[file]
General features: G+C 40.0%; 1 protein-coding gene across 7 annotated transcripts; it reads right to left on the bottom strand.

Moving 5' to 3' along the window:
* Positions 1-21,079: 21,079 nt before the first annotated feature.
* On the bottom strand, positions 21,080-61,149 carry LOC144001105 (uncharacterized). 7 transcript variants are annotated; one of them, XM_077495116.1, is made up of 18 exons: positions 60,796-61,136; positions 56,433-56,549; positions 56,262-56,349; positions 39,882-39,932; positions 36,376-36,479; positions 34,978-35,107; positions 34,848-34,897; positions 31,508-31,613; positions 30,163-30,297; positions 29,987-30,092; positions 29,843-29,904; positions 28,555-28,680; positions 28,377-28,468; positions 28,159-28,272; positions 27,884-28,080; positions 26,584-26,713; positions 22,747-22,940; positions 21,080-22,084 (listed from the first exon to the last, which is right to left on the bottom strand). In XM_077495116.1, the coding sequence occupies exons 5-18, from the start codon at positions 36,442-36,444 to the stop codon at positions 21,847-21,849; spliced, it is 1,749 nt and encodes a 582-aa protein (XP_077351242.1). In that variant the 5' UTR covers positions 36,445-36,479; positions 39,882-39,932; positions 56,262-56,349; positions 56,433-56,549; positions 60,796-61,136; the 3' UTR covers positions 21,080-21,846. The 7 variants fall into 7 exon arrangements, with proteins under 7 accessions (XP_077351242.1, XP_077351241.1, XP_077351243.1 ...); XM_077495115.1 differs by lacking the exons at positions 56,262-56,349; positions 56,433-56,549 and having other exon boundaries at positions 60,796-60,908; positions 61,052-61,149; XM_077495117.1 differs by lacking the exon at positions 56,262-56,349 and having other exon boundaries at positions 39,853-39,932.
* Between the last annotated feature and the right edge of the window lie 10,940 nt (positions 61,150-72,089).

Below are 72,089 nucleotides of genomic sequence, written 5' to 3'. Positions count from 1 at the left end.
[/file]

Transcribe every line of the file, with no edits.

General features: G+C 40.0%; 1 protein-coding gene across 7 annotated transcripts; it reads right to left on the bottom strand.

Moving 5' to 3' along the window:
* Positions 1-21,079: 21,079 nt before the first annotated feature.
* On the bottom strand, positions 21,080-61,149 carry LOC144001105 (uncharacterized). 7 transcript variants are annotated; one of them, XM_077495116.1, is made up of 18 exons: positions 60,796-61,136; positions 56,433-56,549; positions 56,262-56,349; positions 39,882-39,932; positions 36,376-36,479; positions 34,978-35,107; positions 34,848-34,897; positions 31,508-31,613; positions 30,163-30,297; positions 29,987-30,092; positions 29,843-29,904; positions 28,555-28,680; positions 28,377-28,468; positions 28,159-28,272; positions 27,884-28,080; positions 26,584-26,713; positions 22,747-22,940; positions 21,080-22,084 (listed from the first exon to the last, which is right to left on the bottom strand). In XM_077495116.1, the coding sequence occupies exons 5-18, from the start codon at positions 36,442-36,444 to the stop codon at positions 21,847-21,849; spliced, it is 1,749 nt and encodes a 582-aa protein (XP_077351242.1). In that variant the 5' UTR covers positions 36,445-36,479; positions 39,882-39,932; positions 56,262-56,349; positions 56,433-56,549; positions 60,796-61,136; the 3' UTR covers positions 21,080-21,846. The 7 variants fall into 7 exon arrangements, with proteins under 7 accessions (XP_077351242.1, XP_077351241.1, XP_077351243.1 ...); XM_077495115.1 differs by lacking the exons at positions 56,262-56,349; positions 56,433-56,549 and having other exon boundaries at positions 60,796-60,908; positions 61,052-61,149; XM_077495117.1 differs by lacking the exon at positions 56,262-56,349 and having other exon boundaries at positions 39,853-39,932.
* Between the last annotated feature and the right edge of the window lie 10,940 nt (positions 61,150-72,089).

Below are 72,089 nucleotides of genomic sequence, written 5' to 3'. Positions count from 1 at the left end.